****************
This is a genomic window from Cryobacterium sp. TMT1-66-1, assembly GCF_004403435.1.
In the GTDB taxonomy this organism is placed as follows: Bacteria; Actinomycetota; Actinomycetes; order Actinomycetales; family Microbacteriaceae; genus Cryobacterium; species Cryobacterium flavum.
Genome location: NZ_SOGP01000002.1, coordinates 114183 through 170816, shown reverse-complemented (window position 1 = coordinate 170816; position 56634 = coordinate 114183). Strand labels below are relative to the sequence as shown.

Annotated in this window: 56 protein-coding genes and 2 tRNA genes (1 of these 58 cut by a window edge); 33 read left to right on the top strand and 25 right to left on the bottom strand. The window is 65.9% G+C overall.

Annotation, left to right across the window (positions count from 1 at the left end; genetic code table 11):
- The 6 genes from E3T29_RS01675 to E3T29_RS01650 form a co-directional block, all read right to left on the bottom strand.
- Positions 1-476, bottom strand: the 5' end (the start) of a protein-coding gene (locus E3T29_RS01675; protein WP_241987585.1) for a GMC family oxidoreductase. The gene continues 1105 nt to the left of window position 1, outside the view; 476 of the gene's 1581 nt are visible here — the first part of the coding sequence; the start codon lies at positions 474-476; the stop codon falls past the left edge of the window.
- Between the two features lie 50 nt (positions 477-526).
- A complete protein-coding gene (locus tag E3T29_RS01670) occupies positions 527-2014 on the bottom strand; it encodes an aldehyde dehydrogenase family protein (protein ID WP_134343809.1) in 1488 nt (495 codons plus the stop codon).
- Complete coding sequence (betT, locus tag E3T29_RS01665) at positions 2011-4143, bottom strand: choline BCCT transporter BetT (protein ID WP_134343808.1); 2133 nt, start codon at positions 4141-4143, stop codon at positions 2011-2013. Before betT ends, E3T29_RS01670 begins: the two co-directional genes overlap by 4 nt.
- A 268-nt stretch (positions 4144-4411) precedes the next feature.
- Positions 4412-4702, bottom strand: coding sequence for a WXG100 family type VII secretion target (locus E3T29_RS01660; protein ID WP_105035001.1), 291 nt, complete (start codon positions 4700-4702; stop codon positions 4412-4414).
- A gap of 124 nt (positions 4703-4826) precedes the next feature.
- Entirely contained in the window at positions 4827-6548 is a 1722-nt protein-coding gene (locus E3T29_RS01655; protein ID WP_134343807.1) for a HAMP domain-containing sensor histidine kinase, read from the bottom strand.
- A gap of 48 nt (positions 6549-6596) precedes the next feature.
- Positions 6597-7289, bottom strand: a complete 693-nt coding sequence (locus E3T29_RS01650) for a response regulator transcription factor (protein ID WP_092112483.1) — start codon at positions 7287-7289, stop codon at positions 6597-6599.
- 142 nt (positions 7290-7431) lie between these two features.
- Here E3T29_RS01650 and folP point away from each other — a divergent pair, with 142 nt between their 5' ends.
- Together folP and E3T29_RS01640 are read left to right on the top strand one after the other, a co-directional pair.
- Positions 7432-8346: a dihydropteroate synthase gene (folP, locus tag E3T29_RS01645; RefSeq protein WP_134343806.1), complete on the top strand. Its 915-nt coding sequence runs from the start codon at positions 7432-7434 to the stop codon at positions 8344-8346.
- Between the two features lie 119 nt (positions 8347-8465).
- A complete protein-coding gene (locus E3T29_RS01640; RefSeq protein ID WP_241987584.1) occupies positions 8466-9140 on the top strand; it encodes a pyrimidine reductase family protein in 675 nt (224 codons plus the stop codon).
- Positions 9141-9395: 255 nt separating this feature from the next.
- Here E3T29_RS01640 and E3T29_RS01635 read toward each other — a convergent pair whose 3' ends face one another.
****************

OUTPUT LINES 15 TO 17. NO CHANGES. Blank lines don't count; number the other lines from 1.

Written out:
- A gap of 48 nt (positions 6549-6596) precedes the next feature.
- Positions 6597-7289, bottom strand: a complete 693-nt coding sequence (locus E3T29_RS01650) for a response regulator transcription factor (protein ID WP_092112483.1) — start codon at positions 7287-7289, stop codon at positions 6597-6599.
- 142 nt (positions 7290-7431) lie between these two features.